Alternative Homework Assignment: Leaning Tower of Pisa
One of the great folk legends in Physics is that of Galileo in the 16th century dropping a wood ball and an iron ball from the top of the Leaning Tower of Pisa to refute an Aristotelian belief that heavier objects fall faster. Although historical research indicates that this event probably never took place, the Tower itself is an interesting and famous work of architecture. It has a lean that is increasing slowly over the years as a result of the ground under one side settling faster than the ground on the other side. The following photograph of the tower was taken from an advertisement found in a 1994 airline magazine. Note that the photo of man talking on the telephone to the right is not part of the original photograph.
|(a) Examine the photograph. Take the measurements in centimenters
that are needed to find a scale factor that enables you to estimate the
length of the Tower in meters (i.e. its height if it were standing up straight.)
Use only evidence in the photograph. No other data are allowed. Then estimate
the tower length in meters.
(b) According to data published in Sir Bannester Fletcher's A History of Architecture (U. of London Athlone Press, 1975, p. 470) the diameter of the lower part of the Tower is 16.0 m. Using this data find another scale factor for estimating the length of the tower, and then re-estimate the length of the tower using this new scale factor.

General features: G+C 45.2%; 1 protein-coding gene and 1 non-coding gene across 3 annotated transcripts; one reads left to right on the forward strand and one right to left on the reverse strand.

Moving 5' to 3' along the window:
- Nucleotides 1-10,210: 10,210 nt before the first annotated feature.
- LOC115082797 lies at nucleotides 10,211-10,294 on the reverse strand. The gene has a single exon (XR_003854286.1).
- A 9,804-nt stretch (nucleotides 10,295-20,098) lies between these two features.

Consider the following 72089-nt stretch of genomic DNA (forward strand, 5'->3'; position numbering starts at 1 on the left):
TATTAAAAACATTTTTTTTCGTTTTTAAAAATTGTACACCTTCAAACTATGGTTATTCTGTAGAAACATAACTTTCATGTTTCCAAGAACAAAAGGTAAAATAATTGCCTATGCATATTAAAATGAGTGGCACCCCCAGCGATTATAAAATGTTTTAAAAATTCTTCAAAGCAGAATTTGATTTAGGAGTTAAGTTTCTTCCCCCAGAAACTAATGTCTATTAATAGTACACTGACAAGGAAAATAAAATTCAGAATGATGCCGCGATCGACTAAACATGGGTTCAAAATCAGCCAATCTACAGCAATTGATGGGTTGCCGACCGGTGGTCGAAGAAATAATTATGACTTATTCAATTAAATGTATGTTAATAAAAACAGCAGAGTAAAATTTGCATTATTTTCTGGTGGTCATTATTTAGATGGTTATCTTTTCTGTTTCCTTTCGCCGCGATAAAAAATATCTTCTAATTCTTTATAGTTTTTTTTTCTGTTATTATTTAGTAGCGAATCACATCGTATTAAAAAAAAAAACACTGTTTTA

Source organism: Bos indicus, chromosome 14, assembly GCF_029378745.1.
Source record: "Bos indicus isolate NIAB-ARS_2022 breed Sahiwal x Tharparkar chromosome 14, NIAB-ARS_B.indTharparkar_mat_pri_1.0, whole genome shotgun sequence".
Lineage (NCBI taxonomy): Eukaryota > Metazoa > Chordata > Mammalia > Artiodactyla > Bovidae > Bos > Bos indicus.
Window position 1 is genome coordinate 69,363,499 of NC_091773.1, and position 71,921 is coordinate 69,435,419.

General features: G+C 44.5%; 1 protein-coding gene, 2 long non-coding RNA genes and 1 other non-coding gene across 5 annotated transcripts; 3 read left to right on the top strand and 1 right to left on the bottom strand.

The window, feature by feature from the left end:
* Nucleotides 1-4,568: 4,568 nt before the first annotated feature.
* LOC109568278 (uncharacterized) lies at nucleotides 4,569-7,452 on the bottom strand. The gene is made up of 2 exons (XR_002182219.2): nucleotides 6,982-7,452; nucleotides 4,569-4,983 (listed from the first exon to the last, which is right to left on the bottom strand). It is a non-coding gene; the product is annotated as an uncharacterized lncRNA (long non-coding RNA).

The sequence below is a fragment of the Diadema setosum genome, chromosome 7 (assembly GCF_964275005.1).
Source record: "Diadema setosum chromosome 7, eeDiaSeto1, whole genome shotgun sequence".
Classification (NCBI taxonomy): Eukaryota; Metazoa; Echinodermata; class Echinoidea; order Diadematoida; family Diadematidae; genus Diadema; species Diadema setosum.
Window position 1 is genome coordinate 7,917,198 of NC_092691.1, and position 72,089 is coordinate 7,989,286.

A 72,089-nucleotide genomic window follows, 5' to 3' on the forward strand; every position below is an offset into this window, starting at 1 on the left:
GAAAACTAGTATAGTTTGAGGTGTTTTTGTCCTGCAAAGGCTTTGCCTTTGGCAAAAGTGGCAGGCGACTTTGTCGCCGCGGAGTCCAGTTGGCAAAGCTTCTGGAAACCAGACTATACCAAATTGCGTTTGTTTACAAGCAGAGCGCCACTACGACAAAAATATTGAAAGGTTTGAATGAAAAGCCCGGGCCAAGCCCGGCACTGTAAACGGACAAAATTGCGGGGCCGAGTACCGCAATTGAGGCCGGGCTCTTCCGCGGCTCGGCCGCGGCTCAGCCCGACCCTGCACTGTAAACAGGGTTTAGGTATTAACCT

(c) Which of the scale factors (a) or (b) do you think will give the best estimate of the length of the Tower? Explain the reasons for your answer.
(d) Using the scale factor you found in part (b) what is the length Tower without the Belfry or narrow top segment. (i.e. just consider the bottom 7 stories.)
(e) Based on data also reported by Fletcher the top of the wide part of the Tower (with the narrow top segment omitted) overhangs the bottom by 4.2 meters as of 1975. Question: Is the lean of the tower exaggerated in the photo used in the ad? Are the little people in front of the tower dubbed in? Discuss this question and provide appropriate calculations and/or measurements to support your opinions.
These problems written and collected by P. Laws. These problems may be freely used in classrooms. They may be copied and cited in published work if the Activity-Based Physics (ABP) Alternative Homework Assignments (AHAs) Problem site is mentioned and the URL given.
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